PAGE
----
My technique is to write them as three completely separate stories, though obviously carefully plotting their inter-relationships. This ensures that each of the three parts is self-consistent and can stand up well on its own. When all three are completed, I'll splice them together in cycling chapters. Hopefully the pace can be varied by adjusting the sizes of the chapters and therefore the frequency of changes between the three. Everything comes together at the end, with a bit of luck (and careful planning).

I personally think you are onto a very good idea Annie. Don't let anyone deter you from writing what you want. I've had several writers and wannabes suggesting that I "dumb down" my work into simple plot, single POV etc. I'm just not buying it!

Incidentally, did you send your chapter and synopsis directly to Suzanne Ruthven? I couldn't find her e-mail address, so I'm going to send my stuff to Gerry, the Writers' Holiday organiser. Actually that's what my conference instructions say to do.

Very much looking forward to that, and to the meeting on June 10th.

HelenMH said...

Blogger is being naughty and just ate my comment!!!

I think your novel sounds really interesting. And I don't see why this approach shouldn't work. As long as both parts are engaging and well written - which I'm sure they will be - I don't think readers will have a problem with it. Well done on the short stories too - you're on a roll!

L-Plate Author said...
This comment has been removed by the author.
L-Plate Author said...

Sorry, made a complete mess of the comment above!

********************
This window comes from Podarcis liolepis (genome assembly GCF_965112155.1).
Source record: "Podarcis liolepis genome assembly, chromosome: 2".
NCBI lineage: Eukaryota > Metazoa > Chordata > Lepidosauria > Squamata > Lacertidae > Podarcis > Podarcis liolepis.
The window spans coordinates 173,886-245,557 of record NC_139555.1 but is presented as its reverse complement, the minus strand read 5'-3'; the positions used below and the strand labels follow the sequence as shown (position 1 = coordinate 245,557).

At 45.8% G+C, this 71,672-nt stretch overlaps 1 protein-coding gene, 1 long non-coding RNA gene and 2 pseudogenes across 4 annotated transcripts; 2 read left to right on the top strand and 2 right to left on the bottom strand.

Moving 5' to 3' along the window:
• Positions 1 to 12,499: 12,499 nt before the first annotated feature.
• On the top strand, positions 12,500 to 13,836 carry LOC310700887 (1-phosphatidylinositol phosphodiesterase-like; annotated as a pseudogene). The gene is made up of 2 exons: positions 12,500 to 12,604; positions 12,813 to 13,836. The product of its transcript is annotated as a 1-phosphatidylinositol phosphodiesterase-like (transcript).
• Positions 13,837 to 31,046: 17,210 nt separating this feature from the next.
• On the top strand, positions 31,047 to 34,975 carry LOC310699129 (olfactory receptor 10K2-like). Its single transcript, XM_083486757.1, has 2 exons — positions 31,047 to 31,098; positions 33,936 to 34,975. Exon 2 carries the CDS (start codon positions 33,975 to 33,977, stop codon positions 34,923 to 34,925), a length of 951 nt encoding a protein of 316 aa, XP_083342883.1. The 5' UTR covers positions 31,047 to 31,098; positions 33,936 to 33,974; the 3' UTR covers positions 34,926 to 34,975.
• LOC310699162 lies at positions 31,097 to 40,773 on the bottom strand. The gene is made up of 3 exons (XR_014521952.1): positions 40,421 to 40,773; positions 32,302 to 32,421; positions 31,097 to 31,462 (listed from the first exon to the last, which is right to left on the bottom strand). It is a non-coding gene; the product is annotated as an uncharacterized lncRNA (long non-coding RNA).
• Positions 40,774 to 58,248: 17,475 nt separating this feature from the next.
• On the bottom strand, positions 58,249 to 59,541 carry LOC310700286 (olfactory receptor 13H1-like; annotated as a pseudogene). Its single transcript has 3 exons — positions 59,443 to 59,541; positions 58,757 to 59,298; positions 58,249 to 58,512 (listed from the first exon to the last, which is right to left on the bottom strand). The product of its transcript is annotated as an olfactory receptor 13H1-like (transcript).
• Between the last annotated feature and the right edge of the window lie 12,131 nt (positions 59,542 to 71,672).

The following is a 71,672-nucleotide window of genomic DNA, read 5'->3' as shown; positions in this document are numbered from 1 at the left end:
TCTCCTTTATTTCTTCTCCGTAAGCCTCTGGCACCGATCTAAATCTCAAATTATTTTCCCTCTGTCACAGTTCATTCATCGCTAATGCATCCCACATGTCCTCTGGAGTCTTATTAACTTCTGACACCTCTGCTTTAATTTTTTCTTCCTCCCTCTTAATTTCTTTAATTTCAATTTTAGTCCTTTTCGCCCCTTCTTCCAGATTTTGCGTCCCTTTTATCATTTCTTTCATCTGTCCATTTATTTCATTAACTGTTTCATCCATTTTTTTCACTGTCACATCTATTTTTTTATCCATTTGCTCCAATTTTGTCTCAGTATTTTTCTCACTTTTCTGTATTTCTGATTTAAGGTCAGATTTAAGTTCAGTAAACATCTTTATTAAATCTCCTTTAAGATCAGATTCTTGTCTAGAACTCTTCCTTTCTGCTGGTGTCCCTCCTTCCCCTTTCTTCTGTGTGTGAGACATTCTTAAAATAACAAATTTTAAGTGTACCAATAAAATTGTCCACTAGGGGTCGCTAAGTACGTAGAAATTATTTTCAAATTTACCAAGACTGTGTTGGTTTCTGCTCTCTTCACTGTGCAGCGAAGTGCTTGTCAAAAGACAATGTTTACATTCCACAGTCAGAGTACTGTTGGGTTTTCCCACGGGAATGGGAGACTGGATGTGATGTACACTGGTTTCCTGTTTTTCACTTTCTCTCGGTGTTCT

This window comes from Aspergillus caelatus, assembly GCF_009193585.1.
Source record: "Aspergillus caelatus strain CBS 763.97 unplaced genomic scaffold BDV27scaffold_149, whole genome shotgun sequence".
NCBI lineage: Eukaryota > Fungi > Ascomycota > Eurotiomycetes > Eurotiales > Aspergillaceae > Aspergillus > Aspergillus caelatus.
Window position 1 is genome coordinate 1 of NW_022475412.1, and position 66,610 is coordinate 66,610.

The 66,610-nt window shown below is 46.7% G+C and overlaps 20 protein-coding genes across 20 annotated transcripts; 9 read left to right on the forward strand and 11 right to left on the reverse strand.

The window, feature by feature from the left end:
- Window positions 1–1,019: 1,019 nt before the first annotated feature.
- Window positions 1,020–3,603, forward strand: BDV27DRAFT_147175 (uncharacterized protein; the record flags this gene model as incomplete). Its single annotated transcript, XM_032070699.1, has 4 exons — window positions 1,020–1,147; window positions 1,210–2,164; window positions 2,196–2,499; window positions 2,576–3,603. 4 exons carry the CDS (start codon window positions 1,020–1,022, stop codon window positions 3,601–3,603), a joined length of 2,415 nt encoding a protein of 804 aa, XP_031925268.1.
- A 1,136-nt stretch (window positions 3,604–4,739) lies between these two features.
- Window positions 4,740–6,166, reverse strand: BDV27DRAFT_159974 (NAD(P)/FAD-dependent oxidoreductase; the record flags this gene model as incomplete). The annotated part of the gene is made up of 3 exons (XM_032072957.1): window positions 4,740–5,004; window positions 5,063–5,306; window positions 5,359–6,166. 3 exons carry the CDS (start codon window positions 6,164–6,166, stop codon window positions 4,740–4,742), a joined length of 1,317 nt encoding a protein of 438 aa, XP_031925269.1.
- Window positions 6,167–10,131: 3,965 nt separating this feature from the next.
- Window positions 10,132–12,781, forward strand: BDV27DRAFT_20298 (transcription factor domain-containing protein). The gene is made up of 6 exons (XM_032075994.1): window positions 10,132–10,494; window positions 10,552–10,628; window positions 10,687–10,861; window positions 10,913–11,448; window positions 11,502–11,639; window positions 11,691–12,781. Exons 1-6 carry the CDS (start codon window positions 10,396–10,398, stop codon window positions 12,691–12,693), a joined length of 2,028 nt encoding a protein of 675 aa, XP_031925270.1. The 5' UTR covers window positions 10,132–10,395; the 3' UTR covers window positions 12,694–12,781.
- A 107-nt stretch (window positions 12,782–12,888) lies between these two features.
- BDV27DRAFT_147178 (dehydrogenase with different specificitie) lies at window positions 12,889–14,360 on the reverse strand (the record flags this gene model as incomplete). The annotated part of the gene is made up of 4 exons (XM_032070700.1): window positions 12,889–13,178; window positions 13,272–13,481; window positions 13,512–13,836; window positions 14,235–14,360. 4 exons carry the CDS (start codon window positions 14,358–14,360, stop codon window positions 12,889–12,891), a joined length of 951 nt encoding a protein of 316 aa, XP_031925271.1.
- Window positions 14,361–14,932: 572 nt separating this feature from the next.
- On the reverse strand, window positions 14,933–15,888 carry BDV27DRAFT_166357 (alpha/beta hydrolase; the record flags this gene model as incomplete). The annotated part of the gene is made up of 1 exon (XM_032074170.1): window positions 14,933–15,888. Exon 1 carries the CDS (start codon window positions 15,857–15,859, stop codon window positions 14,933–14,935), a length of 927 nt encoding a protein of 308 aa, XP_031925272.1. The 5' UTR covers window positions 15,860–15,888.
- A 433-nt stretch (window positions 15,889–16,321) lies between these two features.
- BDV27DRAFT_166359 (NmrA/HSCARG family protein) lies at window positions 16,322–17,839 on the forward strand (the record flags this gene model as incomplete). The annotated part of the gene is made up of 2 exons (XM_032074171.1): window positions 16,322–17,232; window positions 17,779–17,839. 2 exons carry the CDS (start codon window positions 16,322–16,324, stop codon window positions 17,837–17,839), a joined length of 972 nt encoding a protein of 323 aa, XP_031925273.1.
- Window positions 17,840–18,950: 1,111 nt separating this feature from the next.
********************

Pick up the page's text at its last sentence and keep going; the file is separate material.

I agree with the others. I also think that if you have two or more characters a reader will always like one better than the rest and will want to know more about them, no matter what point of view they are written in.

I think you should go with the flow, write what you want to. I've made many comments on my blog! about what genre I think I am and now I am writing book three in 'my' genre.

Good luck xx

Annieye said...

Thanks for this guys. I feel a bit happier about going ahead now.

Kev - I sent my 3 chaps and syn to Gerry, like it says in the blurb, but it does say he will forward it on to Suzanne somewhere! Perhaps they all go in one big package at the end of May? I've been playing with the novel this afternoon and your idea of writing the two stories and then splicing them together seems sound.

Helen - I'm certainly on a roll with getting the short stories out, but whether or not they are accepted remains to be seen! Thanks for the useful comment.

L-plate - Hi, thanks for your comment. This 'genre' thing is confusing isn't it? Twisted Garlands is definitely a family saga, but Going Back is a different story, different genre, but don't ask me what the genre is, coz I haven't a clue!

KAREN said...

I've just read a novel written from four points of view and thoroughly enjoyed it! I think you should go with your instincts, especially as you are so excited about it, because I think that emotion will shine through in your writing :o)

Lane said...

I think you've answered your own question Annie in that this novel is getting you fired up and that's what's most important. The different tenses sound really interesting and would work to portray the different voices and pace. Go for it.

Also you're not a 'new' writer. You've been writing for years and you're published!

Go Annie! (and yes please - send Albatross my way please:-)

Debs said...

I think you know what's working or not and it sounds as if the different tenses and points of view are going well. I would go with your instincts on this one.

I'm in awe at the amount of short stories you've written. I find them very hard to do.